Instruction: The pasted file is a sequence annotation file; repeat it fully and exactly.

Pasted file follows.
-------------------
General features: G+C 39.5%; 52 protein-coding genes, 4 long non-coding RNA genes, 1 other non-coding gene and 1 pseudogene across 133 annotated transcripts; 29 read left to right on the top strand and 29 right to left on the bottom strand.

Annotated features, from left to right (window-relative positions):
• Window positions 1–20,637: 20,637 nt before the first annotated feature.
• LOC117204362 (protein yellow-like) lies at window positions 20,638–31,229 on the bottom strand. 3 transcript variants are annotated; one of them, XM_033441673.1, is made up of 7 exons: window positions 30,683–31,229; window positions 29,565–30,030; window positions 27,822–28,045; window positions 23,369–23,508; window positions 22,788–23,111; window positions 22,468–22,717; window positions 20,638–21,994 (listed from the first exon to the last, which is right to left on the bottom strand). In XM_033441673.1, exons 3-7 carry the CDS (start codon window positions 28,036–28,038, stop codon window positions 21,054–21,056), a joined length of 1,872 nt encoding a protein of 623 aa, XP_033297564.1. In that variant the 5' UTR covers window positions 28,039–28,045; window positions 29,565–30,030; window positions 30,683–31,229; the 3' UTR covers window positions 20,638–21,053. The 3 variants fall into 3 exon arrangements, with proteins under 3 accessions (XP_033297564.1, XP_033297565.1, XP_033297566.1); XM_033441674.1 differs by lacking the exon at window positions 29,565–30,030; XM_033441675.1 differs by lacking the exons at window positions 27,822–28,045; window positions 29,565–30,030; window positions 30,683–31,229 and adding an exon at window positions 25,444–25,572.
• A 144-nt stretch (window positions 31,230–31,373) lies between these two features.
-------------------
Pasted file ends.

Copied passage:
General features: G+C 39.5%; 52 protein-coding genes, 4 long non-coding RNA genes, 1 other non-coding gene and 1 pseudogene across 133 annotated transcripts; 29 read left to right on the top strand and 29 right to left on the bottom strand.

Annotated features, from left to right (window-relative positions):
• Window positions 1–20,637: 20,637 nt before the first annotated feature.
• LOC117204362 (protein yellow-like) lies at window positions 20,638–31,229 on the bottom strand. 3 transcript variants are annotated; one of them, XM_033441673.1, is made up of 7 exons: window positions 30,683–31,229; window positions 29,565–30,030; window positions 27,822–28,045; window positions 23,369–23,508; window positions 22,788–23,111; window positions 22,468–22,717; window positions 20,638–21,994 (listed from the first exon to the last, which is right to left on the bottom strand). In XM_033441673.1, exons 3-7 carry the CDS (start codon window positions 28,036–28,038, stop codon window positions 21,054–21,056), a joined length of 1,872 nt encoding a protein of 623 aa, XP_033297564.1. In that variant the 5' UTR covers window positions 28,039–28,045; window positions 29,565–30,030; window positions 30,683–31,229; the 3' UTR covers window positions 20,638–21,053. The 3 variants fall into 3 exon arrangements, with proteins under 3 accessions (XP_033297564.1, XP_033297565.1, XP_033297566.1); XM_033441674.1 differs by lacking the exon at window positions 29,565–30,030; XM_033441675.1 differs by lacking the exons at window positions 27,822–28,045; window positions 29,565–30,030; window positions 30,683–31,229 and adding an exon at window positions 25,444–25,572.
• A 144-nt stretch (window positions 31,230–31,373) lies between these two features.